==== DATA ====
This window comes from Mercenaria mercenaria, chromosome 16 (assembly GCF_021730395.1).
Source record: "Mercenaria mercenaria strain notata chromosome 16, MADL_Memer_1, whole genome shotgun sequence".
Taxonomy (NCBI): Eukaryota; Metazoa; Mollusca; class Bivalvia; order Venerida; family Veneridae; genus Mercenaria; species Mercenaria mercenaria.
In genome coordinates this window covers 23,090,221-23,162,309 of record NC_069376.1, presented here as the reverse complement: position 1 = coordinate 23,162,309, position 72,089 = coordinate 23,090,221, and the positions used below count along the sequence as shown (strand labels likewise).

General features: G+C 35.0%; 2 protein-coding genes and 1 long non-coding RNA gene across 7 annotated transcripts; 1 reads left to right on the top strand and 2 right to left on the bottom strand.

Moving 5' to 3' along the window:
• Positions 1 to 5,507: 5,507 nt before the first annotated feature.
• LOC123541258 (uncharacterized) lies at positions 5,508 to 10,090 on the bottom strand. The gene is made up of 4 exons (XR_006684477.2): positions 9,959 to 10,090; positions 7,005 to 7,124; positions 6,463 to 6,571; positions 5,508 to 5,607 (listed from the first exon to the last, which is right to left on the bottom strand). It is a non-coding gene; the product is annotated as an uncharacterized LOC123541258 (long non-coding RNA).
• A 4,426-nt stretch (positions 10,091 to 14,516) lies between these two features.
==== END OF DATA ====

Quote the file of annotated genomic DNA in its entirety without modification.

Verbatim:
This window comes from Mercenaria mercenaria, chromosome 16 (assembly GCF_021730395.1).
Source record: "Mercenaria mercenaria strain notata chromosome 16, MADL_Memer_1, whole genome shotgun sequence".
Taxonomy (NCBI): Eukaryota; Metazoa; Mollusca; class Bivalvia; order Venerida; family Veneridae; genus Mercenaria; species Mercenaria mercenaria.
In genome coordinates this window covers 23,090,221-23,162,309 of record NC_069376.1, presented here as the reverse complement: position 1 = coordinate 23,162,309, position 72,089 = coordinate 23,090,221, and the positions used below count along the sequence as shown (strand labels likewise).

General features: G+C 35.0%; 2 protein-coding genes and 1 long non-coding RNA gene across 7 annotated transcripts; 1 reads left to right on the top strand and 2 right to left on the bottom strand.

Moving 5' to 3' along the window:
• Positions 1 to 5,507: 5,507 nt before the first annotated feature.
• LOC123541258 (uncharacterized) lies at positions 5,508 to 10,090 on the bottom strand. The gene is made up of 4 exons (XR_006684477.2): positions 9,959 to 10,090; positions 7,005 to 7,124; positions 6,463 to 6,571; positions 5,508 to 5,607 (listed from the first exon to the last, which is right to left on the bottom strand). It is a non-coding gene; the product is annotated as an uncharacterized LOC123541258 (long non-coding RNA).
• A 4,426-nt stretch (positions 10,091 to 14,516) lies between these two features.